Beijing started to restrict the number of private vehicles on its roads on Thursday to ensure blue skies for a major military parade early next month.
Vehicles will be allowed on the roads based on odd or even license plate numbers up to and including Sept 3, when a grand parade marking the 70th anniversary of China's victory in the War of Resistance against Japanese Aggression will be staged in Tian'anmen Square.
The ban does not apply to ambulances, fire engines, road maintenance vehicles, those carrying foodstuffs, or electric vehicles.
It has been estimated by the transportation authority that the restrictions will cut the use of vehicles by 35 to 50 percent.
Eighty percent of the vehicles used by government bureaus and institutes will also be banned from use during the period.
The Beijing Commission of Transportation said on Thursday that traffic was mildly congested and had been reduced by 30 percent from average levels.
Taxi driver Bai Ming was happy with the restrictions. He said the number of private cars on the roads on Thursday had fallen considerably, bringing him more business.
Environmental protection and traffic authorities carried out inspections at 10 government bureaus to ensure that they were complying with the ban.
The bureaus have 290 vehicles, of which 234 will remain off the roads for 15 days, said Li Kunsheng, head of vehicle exhaust emissions at the Environmental Protection Bureau.
The capital has increased the frequency of buses and subway services to cater to an increase in passengers.
Taxi-hailing app providers such as Didi Kuaidi, China's largest by market share, are giving higher subsidies to drivers to encourage them to use their cars more frequently during the period of the ban.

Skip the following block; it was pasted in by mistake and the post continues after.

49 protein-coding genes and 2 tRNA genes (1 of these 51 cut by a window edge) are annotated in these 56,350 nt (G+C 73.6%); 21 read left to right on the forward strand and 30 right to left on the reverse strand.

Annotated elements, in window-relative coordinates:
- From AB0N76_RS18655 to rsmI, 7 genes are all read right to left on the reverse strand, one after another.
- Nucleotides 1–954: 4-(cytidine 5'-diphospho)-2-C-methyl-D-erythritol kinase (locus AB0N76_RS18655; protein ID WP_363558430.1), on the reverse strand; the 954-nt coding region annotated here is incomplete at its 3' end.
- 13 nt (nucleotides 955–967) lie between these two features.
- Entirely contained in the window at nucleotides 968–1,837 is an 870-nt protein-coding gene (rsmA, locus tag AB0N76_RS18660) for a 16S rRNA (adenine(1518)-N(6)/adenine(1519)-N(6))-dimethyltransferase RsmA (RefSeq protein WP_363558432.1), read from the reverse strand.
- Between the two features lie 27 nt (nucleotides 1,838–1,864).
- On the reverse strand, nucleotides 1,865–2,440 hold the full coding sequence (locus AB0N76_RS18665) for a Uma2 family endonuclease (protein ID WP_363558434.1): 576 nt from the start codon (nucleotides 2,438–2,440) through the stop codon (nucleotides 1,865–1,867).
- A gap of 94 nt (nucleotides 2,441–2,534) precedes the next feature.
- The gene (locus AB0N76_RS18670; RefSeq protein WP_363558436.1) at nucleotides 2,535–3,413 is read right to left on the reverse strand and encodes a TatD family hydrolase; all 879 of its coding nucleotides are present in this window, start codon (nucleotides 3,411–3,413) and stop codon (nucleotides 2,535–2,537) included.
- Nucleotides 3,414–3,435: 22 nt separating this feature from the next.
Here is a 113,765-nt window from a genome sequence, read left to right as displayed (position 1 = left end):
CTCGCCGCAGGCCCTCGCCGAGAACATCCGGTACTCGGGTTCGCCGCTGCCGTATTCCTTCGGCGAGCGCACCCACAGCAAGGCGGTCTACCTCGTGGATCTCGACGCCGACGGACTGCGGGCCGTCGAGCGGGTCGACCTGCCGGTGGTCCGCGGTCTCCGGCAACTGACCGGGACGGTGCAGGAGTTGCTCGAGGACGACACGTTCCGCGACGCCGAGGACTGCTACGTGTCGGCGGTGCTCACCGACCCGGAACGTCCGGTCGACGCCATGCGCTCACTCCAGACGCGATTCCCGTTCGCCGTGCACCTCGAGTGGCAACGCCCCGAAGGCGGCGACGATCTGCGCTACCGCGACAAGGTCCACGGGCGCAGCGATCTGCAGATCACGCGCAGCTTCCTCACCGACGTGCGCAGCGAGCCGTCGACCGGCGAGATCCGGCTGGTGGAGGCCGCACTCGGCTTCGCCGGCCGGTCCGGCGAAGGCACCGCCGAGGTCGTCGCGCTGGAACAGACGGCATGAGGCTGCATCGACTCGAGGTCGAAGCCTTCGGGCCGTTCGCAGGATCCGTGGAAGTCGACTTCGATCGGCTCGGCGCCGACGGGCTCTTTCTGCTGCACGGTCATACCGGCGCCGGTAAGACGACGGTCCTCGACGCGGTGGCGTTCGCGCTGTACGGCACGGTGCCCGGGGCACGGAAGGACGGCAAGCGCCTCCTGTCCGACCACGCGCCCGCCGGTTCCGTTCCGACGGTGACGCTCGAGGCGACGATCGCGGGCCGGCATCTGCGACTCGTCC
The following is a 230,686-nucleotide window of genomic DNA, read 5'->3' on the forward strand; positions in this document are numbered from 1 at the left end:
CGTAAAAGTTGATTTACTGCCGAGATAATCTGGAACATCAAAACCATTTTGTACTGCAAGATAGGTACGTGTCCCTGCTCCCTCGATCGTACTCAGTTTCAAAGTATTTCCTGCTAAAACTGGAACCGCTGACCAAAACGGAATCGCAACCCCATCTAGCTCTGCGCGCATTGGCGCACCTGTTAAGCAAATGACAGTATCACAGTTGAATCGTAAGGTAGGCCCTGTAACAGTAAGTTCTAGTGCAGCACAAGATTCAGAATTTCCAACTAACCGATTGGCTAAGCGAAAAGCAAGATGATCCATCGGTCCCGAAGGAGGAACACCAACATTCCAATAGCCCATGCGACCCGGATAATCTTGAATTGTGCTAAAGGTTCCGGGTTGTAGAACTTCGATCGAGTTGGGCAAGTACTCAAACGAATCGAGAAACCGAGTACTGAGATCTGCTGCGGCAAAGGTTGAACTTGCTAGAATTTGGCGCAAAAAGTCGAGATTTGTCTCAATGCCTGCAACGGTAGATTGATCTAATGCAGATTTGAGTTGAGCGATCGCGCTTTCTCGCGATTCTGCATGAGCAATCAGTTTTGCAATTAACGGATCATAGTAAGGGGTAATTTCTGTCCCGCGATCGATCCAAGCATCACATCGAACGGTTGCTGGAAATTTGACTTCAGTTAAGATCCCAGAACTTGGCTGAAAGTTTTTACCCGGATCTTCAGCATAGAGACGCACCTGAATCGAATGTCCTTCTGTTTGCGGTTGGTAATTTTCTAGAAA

However, these cars are also barred from the roads based on their license plate numbers.
Beijing has strengthened inspections of vehicles during the ban to see if they comply with air quality improvement measures.
The Ministry of Environmental Protection has monitoring teams in the capital and nearby provinces.
Tianjin is also introducing similar restrictions on vehicles, but only for three days from Sept 1, while polluting companies there will suspend production from Sunday, three days later than those in Beijing.
The ministry said in a statement on Thursday it had found excessive emissions of air pollutants at several companies and coal being used in defiance of restrictions.
For example, some small companies in Xuzhuang, a village in Beijing's Tongzhou district, have been caught using coal-fired boilers.
The ministry and municipal authorities will strengthen their inspections during the restrictions period to improve air quality for the parade.